I also want them to obtain scholarships, preferably choose an in-state public university, and not blow through them. Having a finite amount might encourage them to be mindful of the cost of education. I will also hammer home the point that anything left over could be allowed to compound for many years and be used to fund their own kids' education someday.




              • #8
                A while back, I read a great piece that argued strongly that forgoing the flexibility of a taxable account for a 529 is only worth it if you:

                1) Are in a high tax bracket AND

                2) Willing to keep a high equity exposure AND

                3) Frontload

                Otherwise you may only a save a few thousand at best in tax-free growth which for most isn't enough of a premium to give up the flexibility of a taxable account.

                I have taken this to heart and frontloaded my 4 kids (ages 9,6,4,1) 529s heavily, where they now stand at a total of $380k.  Sometime very soon I will cease contributions and reassess in 5 years.  My goal was to fund up to 3/4 of private school cost, figuring a good bet one or two would go to grad school.  Worst case I'd use them someday for grandkids.

                The beauty of only funding to 50% or less in the 529s is you can maintain a closer to 100% equity position in them and capture more tax free growth and use fixed income outside the 529 to fund during any down years.

                I've been tempted to supplement with the UTMA route, by I have nightmares about my kid buying a marijuana farm or something on their 18th birthday



                • #9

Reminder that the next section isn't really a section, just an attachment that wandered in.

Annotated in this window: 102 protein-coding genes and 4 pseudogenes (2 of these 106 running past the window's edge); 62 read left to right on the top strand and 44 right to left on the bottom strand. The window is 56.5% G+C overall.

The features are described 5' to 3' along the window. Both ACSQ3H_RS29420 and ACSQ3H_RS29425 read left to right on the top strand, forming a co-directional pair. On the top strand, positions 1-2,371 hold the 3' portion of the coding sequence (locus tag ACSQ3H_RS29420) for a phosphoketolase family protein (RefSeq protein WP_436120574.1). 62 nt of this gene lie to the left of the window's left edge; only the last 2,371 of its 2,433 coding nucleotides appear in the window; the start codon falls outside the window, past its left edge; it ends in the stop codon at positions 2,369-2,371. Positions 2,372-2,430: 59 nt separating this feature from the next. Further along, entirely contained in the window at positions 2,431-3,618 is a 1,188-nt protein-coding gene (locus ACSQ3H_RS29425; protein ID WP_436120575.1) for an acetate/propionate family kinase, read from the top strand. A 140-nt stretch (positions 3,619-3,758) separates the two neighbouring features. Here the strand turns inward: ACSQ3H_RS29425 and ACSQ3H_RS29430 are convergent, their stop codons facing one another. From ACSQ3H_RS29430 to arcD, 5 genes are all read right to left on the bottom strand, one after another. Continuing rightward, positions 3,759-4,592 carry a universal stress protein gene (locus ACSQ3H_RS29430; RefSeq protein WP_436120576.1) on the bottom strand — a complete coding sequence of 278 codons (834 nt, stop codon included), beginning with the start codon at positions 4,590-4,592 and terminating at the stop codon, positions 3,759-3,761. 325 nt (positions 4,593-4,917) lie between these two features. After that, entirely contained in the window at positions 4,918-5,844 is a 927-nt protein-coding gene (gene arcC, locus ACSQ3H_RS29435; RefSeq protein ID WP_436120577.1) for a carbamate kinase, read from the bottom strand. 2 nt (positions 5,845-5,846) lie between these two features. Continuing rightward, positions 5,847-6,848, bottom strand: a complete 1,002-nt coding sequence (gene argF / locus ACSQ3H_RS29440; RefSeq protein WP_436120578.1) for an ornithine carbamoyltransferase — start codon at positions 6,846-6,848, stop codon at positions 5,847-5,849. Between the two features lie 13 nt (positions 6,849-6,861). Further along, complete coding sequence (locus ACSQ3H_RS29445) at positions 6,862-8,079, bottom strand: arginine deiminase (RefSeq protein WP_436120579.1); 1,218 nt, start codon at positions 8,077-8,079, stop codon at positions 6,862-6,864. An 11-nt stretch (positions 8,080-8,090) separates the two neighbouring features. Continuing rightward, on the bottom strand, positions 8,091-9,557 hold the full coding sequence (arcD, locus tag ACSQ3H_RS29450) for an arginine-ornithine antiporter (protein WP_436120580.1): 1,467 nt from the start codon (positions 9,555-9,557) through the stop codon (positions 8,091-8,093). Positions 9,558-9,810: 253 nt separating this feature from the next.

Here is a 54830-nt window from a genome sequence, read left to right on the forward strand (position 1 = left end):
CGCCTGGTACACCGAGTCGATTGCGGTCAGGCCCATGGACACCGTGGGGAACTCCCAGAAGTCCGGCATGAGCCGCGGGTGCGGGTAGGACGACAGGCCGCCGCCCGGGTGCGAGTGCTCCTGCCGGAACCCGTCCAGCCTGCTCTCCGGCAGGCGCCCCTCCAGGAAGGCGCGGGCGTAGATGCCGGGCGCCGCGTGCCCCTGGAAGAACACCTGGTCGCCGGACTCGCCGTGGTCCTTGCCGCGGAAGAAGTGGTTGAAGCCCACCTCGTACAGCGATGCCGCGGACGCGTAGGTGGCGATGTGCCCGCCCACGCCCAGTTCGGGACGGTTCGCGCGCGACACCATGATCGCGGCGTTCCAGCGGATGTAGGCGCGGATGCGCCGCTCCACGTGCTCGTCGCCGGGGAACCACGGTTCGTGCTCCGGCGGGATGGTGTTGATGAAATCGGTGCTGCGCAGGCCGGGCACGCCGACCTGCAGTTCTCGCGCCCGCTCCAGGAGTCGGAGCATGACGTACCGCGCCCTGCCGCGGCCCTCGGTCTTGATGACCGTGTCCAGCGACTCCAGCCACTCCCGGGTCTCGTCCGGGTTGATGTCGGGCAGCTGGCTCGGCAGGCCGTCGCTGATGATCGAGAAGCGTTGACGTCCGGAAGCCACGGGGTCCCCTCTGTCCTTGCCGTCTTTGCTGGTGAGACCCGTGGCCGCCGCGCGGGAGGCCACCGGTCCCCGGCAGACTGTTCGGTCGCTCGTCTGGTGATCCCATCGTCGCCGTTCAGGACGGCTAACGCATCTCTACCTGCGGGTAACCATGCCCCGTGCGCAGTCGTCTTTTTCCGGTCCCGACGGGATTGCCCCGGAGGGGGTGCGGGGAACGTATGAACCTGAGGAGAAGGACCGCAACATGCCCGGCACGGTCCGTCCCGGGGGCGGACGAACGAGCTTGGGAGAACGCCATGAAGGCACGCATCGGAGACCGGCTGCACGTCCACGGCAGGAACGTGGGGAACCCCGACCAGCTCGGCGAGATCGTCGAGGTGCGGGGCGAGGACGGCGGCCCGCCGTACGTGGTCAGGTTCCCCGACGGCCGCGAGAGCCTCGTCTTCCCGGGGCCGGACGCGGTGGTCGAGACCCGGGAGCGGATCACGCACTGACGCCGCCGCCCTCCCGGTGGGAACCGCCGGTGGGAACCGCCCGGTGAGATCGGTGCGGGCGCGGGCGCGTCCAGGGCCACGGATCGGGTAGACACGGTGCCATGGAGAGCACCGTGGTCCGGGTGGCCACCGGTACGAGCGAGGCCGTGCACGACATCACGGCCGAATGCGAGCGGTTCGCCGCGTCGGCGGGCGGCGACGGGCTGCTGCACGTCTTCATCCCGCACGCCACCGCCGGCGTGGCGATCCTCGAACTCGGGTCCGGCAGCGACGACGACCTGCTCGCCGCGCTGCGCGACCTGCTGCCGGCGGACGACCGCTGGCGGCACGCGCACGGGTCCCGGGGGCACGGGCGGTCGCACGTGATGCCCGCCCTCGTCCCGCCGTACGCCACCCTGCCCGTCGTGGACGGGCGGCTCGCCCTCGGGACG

Why all this fear about overfunding the 529s? Are you guys not planning on helping grandkids with college at all? Just change the beneficiary. I mean, unless you're robbing from your retirement or something you want to buy now, I don't see what the big deal is.
                  Helping those who wear the white coat get a fair shake on Wall Street since 2011


                  • #10
                    Just finished paying nearly full-price (~60K) for one kid's freshmen year at a top private college.

                    Have almost enough saved for the next 3 years and 4 years for my second who should start right when the first finishes

                    Used 529's mostly and they worked fine for me.  Like WCI said, I always figured I could transfer them to another beneficiary.  I also like having a distinct account that I see as separate from my other investments and was clearly marked for college expenses (I know, money is fungible and this isn't completely logical)

                    Not saving specifically for grad school as neither kid has a clear plan they wouldn't get funding for, but if they decide to go into medicine/law or equivalent would help out as best able.